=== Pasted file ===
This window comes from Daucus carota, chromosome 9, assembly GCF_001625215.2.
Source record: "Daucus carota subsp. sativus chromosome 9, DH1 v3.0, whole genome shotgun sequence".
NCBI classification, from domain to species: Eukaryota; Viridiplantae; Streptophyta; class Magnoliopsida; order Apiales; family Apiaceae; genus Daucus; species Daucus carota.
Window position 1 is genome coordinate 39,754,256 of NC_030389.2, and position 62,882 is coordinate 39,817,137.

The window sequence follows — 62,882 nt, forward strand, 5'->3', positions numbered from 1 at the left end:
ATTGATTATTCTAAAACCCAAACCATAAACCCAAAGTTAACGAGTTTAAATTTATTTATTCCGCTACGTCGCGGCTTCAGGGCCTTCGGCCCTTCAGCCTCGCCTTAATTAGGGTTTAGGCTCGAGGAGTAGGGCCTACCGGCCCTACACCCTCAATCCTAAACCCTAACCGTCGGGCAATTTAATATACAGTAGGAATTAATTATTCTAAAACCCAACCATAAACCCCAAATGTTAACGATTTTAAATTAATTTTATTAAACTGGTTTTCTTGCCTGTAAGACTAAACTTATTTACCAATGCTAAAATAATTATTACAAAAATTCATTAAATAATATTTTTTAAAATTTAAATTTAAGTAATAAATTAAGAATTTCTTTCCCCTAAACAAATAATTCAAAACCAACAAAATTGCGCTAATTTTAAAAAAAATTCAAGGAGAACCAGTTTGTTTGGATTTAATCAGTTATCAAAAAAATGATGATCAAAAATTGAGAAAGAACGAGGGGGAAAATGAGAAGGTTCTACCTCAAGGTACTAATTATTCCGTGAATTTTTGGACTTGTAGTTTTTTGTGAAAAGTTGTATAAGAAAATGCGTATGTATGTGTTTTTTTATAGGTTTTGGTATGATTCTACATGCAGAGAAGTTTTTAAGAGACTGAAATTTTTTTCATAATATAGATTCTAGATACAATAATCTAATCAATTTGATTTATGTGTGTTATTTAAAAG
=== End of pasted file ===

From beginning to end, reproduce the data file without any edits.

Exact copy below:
This window comes from Daucus carota, chromosome 9, assembly GCF_001625215.2.
Source record: "Daucus carota subsp. sativus chromosome 9, DH1 v3.0, whole genome shotgun sequence".
NCBI classification, from domain to species: Eukaryota; Viridiplantae; Streptophyta; class Magnoliopsida; order Apiales; family Apiaceae; genus Daucus; species Daucus carota.
Window position 1 is genome coordinate 39,754,256 of NC_030389.2, and position 62,882 is coordinate 39,817,137.

The window sequence follows — 62,882 nt, forward strand, 5'->3', positions numbered from 1 at the left end:
ATTGATTATTCTAAAACCCAAACCATAAACCCAAAGTTAACGAGTTTAAATTTATTTATTCCGCTACGTCGCGGCTTCAGGGCCTTCGGCCCTTCAGCCTCGCCTTAATTAGGGTTTAGGCTCGAGGAGTAGGGCCTACCGGCCCTACACCCTCAATCCTAAACCCTAACCGTCGGGCAATTTAATATACAGTAGGAATTAATTATTCTAAAACCCAACCATAAACCCCAAATGTTAACGATTTTAAATTAATTTTATTAAACTGGTTTTCTTGCCTGTAAGACTAAACTTATTTACCAATGCTAAAATAATTATTACAAAAATTCATTAAATAATATTTTTTAAAATTTAAATTTAAGTAATAAATTAAGAATTTCTTTCCCCTAAACAAATAATTCAAAACCAACAAAATTGCGCTAATTTTAAAAAAAATTCAAGGAGAACCAGTTTGTTTGGATTTAATCAGTTATCAAAAAAATGATGATCAAAAATTGAGAAAGAACGAGGGGGAAAATGAGAAGGTTCTACCTCAAGGTACTAATTATTCCGTGAATTTTTGGACTTGTAGTTTTTTGTGAAAAGTTGTATAAGAAAATGCGTATGTATGTGTTTTTTTATAGGTTTTGGTATGATTCTACATGCAGAGAAGTTTTTAAGAGACTGAAATTTTTTTCATAATATAGATTCTAGATACAATAATCTAATCAATTTGATTTATGTGTGTTATTTAAAAG